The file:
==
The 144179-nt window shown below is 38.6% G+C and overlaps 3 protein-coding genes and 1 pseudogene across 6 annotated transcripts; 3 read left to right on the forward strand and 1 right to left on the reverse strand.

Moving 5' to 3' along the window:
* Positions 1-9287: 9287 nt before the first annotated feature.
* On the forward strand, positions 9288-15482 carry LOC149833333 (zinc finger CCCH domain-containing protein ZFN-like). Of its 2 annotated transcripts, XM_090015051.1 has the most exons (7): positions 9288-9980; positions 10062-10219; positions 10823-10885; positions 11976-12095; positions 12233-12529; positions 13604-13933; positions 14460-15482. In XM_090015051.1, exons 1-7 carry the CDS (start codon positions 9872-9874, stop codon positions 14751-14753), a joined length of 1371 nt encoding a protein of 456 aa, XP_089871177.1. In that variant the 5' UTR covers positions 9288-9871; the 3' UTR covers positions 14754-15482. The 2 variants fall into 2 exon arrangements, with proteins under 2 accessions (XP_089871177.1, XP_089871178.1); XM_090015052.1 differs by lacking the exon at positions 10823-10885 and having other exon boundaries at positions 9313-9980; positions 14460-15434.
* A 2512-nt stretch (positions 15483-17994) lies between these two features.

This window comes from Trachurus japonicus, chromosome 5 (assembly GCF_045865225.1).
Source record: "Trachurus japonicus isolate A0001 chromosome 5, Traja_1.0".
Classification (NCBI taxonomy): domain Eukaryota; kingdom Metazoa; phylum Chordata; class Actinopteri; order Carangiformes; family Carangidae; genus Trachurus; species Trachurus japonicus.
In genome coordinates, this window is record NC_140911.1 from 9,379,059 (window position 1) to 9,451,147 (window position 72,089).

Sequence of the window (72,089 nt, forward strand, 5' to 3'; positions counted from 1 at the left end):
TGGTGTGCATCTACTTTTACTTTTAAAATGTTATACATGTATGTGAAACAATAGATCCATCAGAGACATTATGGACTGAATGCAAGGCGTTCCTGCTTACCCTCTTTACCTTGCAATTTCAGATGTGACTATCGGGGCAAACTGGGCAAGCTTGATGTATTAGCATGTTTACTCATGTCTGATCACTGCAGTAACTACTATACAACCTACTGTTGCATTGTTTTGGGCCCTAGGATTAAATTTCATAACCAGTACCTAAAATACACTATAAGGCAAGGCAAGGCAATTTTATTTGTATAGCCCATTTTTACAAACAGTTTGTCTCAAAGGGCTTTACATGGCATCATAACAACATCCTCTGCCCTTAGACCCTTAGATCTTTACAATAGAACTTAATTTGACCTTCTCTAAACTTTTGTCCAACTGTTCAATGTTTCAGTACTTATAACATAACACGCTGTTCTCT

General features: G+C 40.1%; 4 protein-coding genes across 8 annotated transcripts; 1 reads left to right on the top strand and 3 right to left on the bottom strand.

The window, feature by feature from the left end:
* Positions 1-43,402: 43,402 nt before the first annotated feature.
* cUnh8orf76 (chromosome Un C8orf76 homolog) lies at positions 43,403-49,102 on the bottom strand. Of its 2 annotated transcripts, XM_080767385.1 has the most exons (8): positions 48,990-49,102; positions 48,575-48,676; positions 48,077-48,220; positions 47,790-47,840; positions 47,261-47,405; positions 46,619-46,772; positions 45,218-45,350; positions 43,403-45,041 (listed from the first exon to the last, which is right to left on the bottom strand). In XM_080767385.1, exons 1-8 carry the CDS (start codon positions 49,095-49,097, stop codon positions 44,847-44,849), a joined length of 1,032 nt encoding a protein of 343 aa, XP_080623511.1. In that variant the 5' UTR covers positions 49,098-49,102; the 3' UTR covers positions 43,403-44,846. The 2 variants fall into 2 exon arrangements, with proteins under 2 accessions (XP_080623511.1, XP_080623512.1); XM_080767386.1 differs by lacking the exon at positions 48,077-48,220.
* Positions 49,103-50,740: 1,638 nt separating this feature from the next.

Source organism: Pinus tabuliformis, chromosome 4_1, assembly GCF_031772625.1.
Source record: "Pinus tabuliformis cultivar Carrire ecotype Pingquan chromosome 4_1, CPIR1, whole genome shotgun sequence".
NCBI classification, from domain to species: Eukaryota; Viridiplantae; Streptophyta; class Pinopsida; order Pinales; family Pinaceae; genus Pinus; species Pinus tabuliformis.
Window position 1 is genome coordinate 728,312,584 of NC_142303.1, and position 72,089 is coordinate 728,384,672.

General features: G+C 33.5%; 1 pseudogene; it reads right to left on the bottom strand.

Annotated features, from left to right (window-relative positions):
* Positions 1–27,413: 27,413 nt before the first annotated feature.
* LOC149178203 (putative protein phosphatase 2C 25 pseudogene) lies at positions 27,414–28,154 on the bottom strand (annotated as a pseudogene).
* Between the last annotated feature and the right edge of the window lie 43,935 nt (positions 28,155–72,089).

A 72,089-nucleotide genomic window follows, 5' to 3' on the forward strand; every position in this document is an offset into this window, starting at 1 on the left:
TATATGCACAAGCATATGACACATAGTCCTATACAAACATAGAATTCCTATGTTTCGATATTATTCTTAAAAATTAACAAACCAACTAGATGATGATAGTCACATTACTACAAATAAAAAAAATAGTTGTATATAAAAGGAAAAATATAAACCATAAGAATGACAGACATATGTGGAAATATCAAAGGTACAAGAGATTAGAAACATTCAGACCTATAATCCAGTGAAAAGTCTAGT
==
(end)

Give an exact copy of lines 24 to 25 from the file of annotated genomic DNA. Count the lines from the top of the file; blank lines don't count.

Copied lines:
* LOC149178203 (putative protein phosphatase 2C 25 pseudogene) lies at positions 27,414–28,154 on the bottom strand (annotated as a pseudogene).
* Between the last annotated feature and the right edge of the window lie 43,935 nt (positions 28,155–72,089).